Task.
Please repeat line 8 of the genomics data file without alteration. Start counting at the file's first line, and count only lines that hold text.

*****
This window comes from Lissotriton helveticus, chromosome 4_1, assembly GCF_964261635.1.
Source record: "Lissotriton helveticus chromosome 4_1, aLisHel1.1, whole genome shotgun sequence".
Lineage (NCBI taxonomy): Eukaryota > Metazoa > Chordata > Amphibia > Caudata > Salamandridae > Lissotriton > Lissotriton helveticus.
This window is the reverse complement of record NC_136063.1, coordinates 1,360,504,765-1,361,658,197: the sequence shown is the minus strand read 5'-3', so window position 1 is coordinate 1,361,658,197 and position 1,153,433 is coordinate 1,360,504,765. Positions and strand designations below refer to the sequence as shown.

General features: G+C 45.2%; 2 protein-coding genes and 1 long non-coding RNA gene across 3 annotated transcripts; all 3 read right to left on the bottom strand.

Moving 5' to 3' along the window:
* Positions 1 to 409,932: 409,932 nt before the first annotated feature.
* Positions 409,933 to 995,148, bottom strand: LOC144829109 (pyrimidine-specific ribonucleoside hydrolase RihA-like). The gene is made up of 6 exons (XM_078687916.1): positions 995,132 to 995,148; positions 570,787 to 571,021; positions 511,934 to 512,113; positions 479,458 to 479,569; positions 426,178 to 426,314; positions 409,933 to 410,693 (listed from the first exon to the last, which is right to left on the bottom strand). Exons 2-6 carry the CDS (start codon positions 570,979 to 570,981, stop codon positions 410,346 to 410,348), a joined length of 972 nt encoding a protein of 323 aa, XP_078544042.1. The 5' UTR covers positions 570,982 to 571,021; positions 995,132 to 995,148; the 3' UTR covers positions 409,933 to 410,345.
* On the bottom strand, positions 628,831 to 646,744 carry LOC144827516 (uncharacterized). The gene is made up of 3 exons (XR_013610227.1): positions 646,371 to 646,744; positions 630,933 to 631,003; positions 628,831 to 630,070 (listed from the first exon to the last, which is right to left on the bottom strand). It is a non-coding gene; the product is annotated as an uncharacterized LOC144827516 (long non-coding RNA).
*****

* Positions 409,933 to 995,148, bottom strand: LOC144829109 (pyrimidine-specific ribonucleoside hydrolase RihA-like). The gene is made up of 6 exons (XM_078687916.1): positions 995,132 to 995,148; positions 570,787 to 571,021; positions 511,934 to 512,113; positions 479,458 to 479,569; positions 426,178 to 426,314; positions 409,933 to 410,693 (listed from the first exon to the last, which is right to left on the bottom strand). Exons 2-6 carry the CDS (start codon positions 570,979 to 570,981, stop codon positions 410,346 to 410,348), a joined length of 972 nt encoding a protein of 323 aa, XP_078544042.1. The 5' UTR covers positions 570,982 to 571,021; positions 995,132 to 995,148; the 3' UTR covers positions 409,933 to 410,345.